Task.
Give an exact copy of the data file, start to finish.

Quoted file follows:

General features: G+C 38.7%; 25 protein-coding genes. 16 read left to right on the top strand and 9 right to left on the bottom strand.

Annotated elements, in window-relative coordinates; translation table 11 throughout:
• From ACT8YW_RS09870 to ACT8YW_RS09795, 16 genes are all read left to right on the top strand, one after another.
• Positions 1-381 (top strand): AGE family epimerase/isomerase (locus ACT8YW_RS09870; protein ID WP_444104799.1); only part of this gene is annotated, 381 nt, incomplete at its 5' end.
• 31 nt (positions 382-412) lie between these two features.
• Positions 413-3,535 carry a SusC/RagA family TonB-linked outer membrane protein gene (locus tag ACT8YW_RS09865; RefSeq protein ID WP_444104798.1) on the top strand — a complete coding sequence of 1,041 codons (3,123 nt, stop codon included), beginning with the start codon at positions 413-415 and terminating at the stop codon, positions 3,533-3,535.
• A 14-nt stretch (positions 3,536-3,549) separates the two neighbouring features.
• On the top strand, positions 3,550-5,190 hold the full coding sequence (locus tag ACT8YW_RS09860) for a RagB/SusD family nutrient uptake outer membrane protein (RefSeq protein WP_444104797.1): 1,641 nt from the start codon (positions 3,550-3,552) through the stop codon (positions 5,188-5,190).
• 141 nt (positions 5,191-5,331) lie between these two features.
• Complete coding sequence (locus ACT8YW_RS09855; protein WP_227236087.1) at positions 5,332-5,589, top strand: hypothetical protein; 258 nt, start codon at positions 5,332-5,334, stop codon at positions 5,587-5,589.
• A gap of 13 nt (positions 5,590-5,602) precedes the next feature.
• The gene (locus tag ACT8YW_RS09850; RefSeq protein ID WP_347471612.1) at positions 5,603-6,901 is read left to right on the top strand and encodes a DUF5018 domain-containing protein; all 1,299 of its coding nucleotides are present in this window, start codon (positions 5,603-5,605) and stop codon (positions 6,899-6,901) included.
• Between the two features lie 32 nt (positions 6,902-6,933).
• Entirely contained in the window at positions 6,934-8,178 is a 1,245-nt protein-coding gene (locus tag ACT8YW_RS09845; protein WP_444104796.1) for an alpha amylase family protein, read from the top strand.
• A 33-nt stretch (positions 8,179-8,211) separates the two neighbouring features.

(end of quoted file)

General features: G+C 38.7%; 25 protein-coding genes. 16 read left to right on the top strand and 9 right to left on the bottom strand.

Annotated elements, in window-relative coordinates; translation table 11 throughout:
• From ACT8YW_RS09870 to ACT8YW_RS09795, 16 genes are all read left to right on the top strand, one after another.
• Positions 1-381 (top strand): AGE family epimerase/isomerase (locus ACT8YW_RS09870; protein ID WP_444104799.1); only part of this gene is annotated, 381 nt, incomplete at its 5' end.
• 31 nt (positions 382-412) lie between these two features.
• Positions 413-3,535 carry a SusC/RagA family TonB-linked outer membrane protein gene (locus tag ACT8YW_RS09865; RefSeq protein ID WP_444104798.1) on the top strand — a complete coding sequence of 1,041 codons (3,123 nt, stop codon included), beginning with the start codon at positions 413-415 and terminating at the stop codon, positions 3,533-3,535.
• A 14-nt stretch (positions 3,536-3,549) separates the two neighbouring features.
• On the top strand, positions 3,550-5,190 hold the full coding sequence (locus tag ACT8YW_RS09860) for a RagB/SusD family nutrient uptake outer membrane protein (RefSeq protein WP_444104797.1): 1,641 nt from the start codon (positions 3,550-3,552) through the stop codon (positions 5,188-5,190).
• 141 nt (positions 5,191-5,331) lie between these two features.
• Complete coding sequence (locus ACT8YW_RS09855; protein WP_227236087.1) at positions 5,332-5,589, top strand: hypothetical protein; 258 nt, start codon at positions 5,332-5,334, stop codon at positions 5,587-5,589.
• A gap of 13 nt (positions 5,590-5,602) precedes the next feature.
• The gene (locus tag ACT8YW_RS09850; RefSeq protein ID WP_347471612.1) at positions 5,603-6,901 is read left to right on the top strand and encodes a DUF5018 domain-containing protein; all 1,299 of its coding nucleotides are present in this window, start codon (positions 5,603-5,605) and stop codon (positions 6,899-6,901) included.
• Between the two features lie 32 nt (positions 6,902-6,933).
• Entirely contained in the window at positions 6,934-8,178 is a 1,245-nt protein-coding gene (locus tag ACT8YW_RS09845; protein WP_444104796.1) for an alpha amylase family protein, read from the top strand.
• A 33-nt stretch (positions 8,179-8,211) separates the two neighbouring features.